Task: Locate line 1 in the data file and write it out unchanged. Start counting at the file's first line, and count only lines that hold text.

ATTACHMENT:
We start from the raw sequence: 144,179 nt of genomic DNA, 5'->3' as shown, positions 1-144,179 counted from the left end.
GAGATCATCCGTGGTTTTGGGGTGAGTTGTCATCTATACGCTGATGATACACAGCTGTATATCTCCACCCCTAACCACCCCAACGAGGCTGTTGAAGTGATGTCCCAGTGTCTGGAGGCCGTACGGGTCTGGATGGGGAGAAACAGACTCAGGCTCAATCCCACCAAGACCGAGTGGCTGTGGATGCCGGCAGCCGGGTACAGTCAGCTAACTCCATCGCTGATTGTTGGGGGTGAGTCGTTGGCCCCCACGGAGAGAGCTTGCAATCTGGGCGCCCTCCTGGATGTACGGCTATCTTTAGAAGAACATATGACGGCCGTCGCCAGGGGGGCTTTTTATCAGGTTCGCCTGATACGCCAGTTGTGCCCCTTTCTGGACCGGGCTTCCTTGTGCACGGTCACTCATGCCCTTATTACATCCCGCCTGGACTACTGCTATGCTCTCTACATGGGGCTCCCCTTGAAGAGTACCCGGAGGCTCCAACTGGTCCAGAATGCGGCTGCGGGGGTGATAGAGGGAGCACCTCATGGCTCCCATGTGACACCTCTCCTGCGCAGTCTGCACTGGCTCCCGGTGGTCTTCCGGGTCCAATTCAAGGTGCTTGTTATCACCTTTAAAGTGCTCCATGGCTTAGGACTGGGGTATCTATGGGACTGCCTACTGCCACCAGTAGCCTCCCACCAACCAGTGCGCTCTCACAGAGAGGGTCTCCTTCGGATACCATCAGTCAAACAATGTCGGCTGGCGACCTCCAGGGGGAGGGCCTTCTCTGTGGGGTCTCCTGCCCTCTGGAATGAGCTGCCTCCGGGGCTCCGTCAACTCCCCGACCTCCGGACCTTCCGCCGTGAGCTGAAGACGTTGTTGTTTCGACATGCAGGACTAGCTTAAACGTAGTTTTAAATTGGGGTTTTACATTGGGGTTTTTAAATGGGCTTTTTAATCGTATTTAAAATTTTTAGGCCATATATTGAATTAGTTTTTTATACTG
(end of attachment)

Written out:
We start from the raw sequence: 144,179 nt of genomic DNA, 5'->3' as shown, positions 1-144,179 counted from the left end.